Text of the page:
"So for those who remain in doubt, Japan is telling us where this giant monetary experiment leads to: Debt, stagnation and nationalization of industry. This is not a destination that any of us, with the possible exception of Bernie Sanders, should be happy about."Yep. This is why I don't understand the optimists.
"The more than four trillion dollars of government bonds purchased through the Federal Reserve’s QE program since 2008 now sit on account at the Fed. Although these purchases may have distorted the bond market, created false signals to the economy, and may loom as a danger for the future (when the bonds need to be sold), they are primarily a means of debt monetization, whereby the government sells debt to itself. But purchases of equities would involve a stealth nationalization of industry, and would represent a hard turn towards communism."Sounds bad.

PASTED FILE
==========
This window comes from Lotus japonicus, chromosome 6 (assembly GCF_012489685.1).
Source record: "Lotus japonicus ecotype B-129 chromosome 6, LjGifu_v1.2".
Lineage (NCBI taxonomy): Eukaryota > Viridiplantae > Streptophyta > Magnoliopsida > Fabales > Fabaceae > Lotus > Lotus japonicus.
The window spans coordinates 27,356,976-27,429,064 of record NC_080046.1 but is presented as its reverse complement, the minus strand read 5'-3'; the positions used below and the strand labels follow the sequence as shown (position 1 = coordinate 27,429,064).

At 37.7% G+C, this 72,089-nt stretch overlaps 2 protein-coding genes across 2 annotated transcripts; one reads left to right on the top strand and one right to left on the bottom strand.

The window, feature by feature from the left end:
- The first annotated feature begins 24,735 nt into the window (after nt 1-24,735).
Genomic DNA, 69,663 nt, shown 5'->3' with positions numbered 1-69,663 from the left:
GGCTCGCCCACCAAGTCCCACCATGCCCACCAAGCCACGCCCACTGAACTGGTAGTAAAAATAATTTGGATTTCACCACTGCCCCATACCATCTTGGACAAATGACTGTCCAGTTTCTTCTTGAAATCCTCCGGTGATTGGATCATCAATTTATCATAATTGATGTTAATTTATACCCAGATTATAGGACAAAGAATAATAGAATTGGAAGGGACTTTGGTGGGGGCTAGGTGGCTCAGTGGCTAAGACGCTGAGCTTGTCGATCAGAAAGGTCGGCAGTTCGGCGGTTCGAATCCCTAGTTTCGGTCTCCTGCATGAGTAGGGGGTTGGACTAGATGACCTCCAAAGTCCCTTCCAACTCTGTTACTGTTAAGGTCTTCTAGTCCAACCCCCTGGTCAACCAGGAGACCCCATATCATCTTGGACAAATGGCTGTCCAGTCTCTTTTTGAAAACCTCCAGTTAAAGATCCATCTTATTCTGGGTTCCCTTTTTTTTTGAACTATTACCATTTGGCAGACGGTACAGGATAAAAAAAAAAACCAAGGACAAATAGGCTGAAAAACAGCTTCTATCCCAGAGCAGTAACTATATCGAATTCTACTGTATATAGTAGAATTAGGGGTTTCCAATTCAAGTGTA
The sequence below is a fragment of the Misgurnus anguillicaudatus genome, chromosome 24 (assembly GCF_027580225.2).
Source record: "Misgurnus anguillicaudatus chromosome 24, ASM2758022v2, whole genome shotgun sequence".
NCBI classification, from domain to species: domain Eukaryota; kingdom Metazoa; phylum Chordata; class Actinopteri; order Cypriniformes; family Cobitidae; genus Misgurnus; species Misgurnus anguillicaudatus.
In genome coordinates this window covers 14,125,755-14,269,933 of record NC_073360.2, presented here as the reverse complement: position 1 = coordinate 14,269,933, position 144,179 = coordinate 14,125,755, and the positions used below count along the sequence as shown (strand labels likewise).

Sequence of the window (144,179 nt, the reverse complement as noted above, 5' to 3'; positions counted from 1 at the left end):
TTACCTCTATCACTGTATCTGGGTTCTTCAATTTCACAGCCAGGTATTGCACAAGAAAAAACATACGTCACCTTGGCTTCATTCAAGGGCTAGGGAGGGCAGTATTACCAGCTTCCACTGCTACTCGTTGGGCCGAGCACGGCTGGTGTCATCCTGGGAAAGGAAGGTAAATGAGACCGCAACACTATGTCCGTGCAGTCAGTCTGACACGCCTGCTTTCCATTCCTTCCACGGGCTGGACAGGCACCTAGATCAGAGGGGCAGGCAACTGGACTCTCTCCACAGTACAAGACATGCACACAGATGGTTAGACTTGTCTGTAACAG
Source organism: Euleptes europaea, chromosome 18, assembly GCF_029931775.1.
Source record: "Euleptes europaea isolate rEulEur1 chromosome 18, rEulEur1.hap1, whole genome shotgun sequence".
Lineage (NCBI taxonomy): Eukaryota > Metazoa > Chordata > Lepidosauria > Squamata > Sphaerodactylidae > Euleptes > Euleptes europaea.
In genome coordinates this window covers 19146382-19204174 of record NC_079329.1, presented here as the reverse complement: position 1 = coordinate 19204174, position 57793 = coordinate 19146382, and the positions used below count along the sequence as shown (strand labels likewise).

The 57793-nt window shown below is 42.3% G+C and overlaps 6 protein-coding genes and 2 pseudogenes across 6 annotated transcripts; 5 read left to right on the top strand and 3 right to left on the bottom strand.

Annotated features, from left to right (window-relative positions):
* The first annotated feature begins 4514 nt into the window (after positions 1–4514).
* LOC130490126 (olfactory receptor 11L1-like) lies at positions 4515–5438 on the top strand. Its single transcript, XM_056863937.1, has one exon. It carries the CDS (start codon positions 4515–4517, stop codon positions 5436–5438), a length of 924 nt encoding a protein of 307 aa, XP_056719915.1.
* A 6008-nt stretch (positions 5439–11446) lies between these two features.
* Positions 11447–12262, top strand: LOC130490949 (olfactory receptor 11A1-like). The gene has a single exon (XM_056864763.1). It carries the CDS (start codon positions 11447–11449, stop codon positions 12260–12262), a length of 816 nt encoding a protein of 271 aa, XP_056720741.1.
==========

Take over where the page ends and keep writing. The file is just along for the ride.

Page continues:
"The U.S. economy is slowing remarkably, and despite the continuous assertions by the Fed that rate hikes are likely in the very near future, I believe we are stuck just as firmly in the stimulus trap as Japan. The main difference between the U.S. and Japan is that Japan began this “experiment” from a much stronger economic position. Japan was a creditor nation, with ample domestic savings and large trade surpluses. In contrast, the U.S. started as the world’s largest debtor nation, with minimal savings, and enormous trade deficits. So if Japan, with its superior economic position, could not extricate itself from this trap, what hope does the United States have?"None.